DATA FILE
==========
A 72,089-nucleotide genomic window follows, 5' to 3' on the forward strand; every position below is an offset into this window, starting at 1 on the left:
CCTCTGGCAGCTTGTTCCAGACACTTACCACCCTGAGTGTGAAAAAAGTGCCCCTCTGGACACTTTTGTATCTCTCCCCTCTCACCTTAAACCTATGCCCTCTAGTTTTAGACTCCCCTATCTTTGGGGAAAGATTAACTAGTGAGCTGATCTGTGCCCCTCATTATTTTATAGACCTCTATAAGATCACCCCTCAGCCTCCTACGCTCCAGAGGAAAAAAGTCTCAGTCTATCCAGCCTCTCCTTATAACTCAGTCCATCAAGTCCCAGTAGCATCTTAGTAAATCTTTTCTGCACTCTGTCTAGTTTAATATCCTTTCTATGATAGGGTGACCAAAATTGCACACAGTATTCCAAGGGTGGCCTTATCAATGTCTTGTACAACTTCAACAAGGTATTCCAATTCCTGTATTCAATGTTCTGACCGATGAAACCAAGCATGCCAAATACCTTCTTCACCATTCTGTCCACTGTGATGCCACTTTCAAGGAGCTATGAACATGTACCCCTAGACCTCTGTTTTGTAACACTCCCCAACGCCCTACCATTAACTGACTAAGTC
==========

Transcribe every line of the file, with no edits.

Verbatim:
A 72,089-nucleotide genomic window follows, 5' to 3' on the forward strand; every position below is an offset into this window, starting at 1 on the left:
CCTCTGGCAGCTTGTTCCAGACACTTACCACCCTGAGTGTGAAAAAAGTGCCCCTCTGGACACTTTTGTATCTCTCCCCTCTCACCTTAAACCTATGCCCTCTAGTTTTAGACTCCCCTATCTTTGGGGAAAGATTAACTAGTGAGCTGATCTGTGCCCCTCATTATTTTATAGACCTCTATAAGATCACCCCTCAGCCTCCTACGCTCCAGAGGAAAAAAGTCTCAGTCTATCCAGCCTCTCCTTATAACTCAGTCCATCAAGTCCCAGTAGCATCTTAGTAAATCTTTTCTGCACTCTGTCTAGTTTAATATCCTTTCTATGATAGGGTGACCAAAATTGCACACAGTATTCCAAGGGTGGCCTTATCAATGTCTTGTACAACTTCAACAAGGTATTCCAATTCCTGTATTCAATGTTCTGACCGATGAAACCAAGCATGCCAAATACCTTCTTCACCATTCTGTCCACTGTGATGCCACTTTCAAGGAGCTATGAACATGTACCCCTAGACCTCTGTTTTGTAACACTCCCCAACGCCCTACCATTAACTGACTAAGTC